Posted June 1, 2011 by Marcia Degia - Publisher in B
 
 

Beaver


When Mel Gibson and Jodie Foster got together in Maverick (1994) they were both big stars and respected actors. They had also both just completed their directorial debuts

When Mel Gibson and Jodie Foster got together in Maverick (1994) they were both big stars and respected actors. They had also both just completed their directorial debuts (Gibson with The Man Without a Face and Foster with Little Man Tate). Of course, the following year Gibson stormed the Oscars with Braveheart, and while he never really fully became Hollywood’s golden boy he did become one of its most successful independent filmmakers through Icon Productions, which until the end of 2008 also ran the distribution company of the same name. Foster’s career in front of or behind the camera never went to the same heights as Gibson’s, but she was always seen as an intelligent actress and filmmaker. She also never grabbed the headlines in the same way Mel did, either, but the pair remained friends after their Maverick experience.

When Foster took on The Beaver, the story of a family man with severe depression who finds redemption by expressing himself through a hand puppet, Gibson seemed like a logical choice, despite the fact that he was practically persona non grata in Hollywood, after a series of outbursts in public such as the drunken tirade to a policewoman that had him labelled as misogynistic and anti-Semitic, and the taped verbal abuse of his girlfriend (which may have been fabricated to further discredit him – he did star in Conspiracy Theory). While misogyny is paid lip service, it is not really seen as a Hollywood crime (if it was most of its films wouldn’t see the (green) light of day), but speaking out against Jews is a sure way to get yourself in the bad books. Gibson had already upset the Hebrew community with The Passion of the Christ, implying that the Jews crucified their Messiah, and as a devout Catholic that is not such an extraordinary stand for Gibson to take, although as a Roman Catholic he doesn’t seem to want to acknowledge the Romans’ part in it.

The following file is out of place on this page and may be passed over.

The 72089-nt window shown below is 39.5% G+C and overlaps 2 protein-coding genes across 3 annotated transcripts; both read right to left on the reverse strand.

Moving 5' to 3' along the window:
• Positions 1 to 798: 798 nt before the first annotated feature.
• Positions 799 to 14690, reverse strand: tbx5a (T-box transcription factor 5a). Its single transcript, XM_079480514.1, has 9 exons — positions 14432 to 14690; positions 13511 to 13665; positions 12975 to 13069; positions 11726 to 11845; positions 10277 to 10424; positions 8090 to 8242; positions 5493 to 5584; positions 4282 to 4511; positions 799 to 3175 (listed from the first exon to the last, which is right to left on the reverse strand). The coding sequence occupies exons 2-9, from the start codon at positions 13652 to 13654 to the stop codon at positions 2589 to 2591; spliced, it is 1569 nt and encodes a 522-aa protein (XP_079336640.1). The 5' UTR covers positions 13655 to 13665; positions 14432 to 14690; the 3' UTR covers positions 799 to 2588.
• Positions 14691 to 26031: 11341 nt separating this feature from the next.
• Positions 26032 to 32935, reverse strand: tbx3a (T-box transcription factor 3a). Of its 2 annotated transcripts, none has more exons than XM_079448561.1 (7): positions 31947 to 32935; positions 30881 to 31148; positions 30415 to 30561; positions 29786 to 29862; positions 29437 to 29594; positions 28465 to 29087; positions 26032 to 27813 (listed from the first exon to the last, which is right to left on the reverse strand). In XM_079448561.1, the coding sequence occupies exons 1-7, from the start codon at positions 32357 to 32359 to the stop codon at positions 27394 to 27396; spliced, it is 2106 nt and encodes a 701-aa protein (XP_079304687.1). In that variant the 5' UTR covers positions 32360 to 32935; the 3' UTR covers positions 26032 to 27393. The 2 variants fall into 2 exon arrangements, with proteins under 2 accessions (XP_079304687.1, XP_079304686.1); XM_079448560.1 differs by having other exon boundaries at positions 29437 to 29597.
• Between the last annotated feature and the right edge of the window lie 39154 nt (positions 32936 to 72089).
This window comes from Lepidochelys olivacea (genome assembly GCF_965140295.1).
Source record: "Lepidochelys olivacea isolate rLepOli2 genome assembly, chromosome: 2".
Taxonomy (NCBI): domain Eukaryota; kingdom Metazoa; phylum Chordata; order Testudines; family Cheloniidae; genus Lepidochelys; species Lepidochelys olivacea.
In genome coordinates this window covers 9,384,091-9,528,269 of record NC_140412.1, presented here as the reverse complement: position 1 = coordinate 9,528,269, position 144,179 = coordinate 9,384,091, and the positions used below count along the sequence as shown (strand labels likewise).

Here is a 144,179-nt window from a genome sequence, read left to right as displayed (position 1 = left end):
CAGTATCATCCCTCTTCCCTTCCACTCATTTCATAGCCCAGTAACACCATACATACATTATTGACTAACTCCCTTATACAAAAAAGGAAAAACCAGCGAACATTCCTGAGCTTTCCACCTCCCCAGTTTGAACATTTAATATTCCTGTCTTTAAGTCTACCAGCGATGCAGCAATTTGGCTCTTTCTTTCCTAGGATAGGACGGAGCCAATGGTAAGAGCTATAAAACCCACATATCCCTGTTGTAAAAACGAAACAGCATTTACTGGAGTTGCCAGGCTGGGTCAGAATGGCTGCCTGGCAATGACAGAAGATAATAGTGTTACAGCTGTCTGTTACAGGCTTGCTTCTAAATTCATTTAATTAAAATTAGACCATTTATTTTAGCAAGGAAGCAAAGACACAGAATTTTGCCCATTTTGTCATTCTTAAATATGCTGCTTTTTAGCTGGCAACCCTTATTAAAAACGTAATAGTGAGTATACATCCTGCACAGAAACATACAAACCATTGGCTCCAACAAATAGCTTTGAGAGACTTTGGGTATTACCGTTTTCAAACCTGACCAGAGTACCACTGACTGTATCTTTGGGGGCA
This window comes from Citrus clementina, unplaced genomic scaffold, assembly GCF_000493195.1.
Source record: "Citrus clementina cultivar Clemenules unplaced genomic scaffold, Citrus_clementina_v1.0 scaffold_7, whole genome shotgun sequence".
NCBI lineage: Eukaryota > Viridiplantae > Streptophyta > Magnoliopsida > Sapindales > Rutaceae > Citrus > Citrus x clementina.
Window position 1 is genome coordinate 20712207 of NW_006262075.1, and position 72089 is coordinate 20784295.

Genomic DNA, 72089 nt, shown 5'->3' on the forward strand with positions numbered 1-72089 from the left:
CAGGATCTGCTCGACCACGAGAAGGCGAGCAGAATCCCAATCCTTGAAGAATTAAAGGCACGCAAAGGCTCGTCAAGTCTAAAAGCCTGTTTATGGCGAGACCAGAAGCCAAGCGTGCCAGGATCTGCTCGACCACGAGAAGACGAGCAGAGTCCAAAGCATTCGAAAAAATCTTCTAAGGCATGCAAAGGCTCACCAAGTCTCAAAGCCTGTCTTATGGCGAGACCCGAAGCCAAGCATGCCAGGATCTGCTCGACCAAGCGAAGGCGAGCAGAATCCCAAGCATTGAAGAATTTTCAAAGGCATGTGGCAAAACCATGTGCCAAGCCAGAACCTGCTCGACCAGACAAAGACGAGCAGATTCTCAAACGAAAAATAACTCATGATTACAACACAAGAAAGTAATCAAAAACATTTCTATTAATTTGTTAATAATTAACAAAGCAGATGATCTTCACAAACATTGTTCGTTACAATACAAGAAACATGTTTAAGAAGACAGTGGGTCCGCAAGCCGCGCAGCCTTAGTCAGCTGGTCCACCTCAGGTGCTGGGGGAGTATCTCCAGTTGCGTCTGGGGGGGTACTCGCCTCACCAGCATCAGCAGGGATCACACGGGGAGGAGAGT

Unfortunately, Gibson’s presence in the film has certainly had an adverse effect on its box-office takings in the US as they don’t seem ready to forgive him yet – something Jews and, ironically, Catholics aren’t very good at doing. It is a shame that audiences haven’t seen this film because not only is it very well acted by the four leads (Gibson, Foster, Anton Yelchin and Jennifer Lawrence), but also a moving and at times funny screenplay that tackles a very serious issue of an invisible disease. Given the amount of time and money Americans spend on therapy, self-help books and groups it is surprising they are avoiding a film that addresses depression without making light of it, despite the film’s premise. Or is it they don’t want to look in the mirror that reflects their own instability and prefer to opt for the inane comedy sequels and CGI-enhanced blockbusters?

The Beaver may have received a ten-minute ovation at its screening in Cannes but its real worth falls somewhere between the French adulation and the American aversion. Gibson knows something about depression, reportedly being a manic-depressive, and this certainly informs his performance. There are certainly some Lethal Weapon moments and on more than one occasion it is like watching an aged Riggs in one of his suicidal moments. Anton Yelchin as the son and Jennifer Lawrence as his unrequited love interest are both superb, and Yelchin perfectly captures the teenage angst of not wanting to turn out like his father, but does so in his efforts to avoid it. Anyone with surly teenagers, or someone going through that phase ,will be able to identify with him.

There is one nagging question; where does a depressed American man find the Aussie/Cockney accent for the Beaver, unless he is schizophrenic as well? On the up side, it does give the Beaver its own personality. Even if the movie does tend towards Hollywood cliché and sentimentality in places, the acting and directing save it from being overly mawkish.


Marcia Degia - Publisher

 
Marcia Degia has worked in the media industry for more than 10 years. She was previously Acting Managing Editor of Homes and Gardens magazine, Publishing Editor at Macmillan Publishers and Editor of Pride Magazine. Marcia, who has a Masters degree in Screenwriting, has also been involved in many broadcast projects. Among other things, she was the devisor of the documentary series Secret Suburbia for Living TV.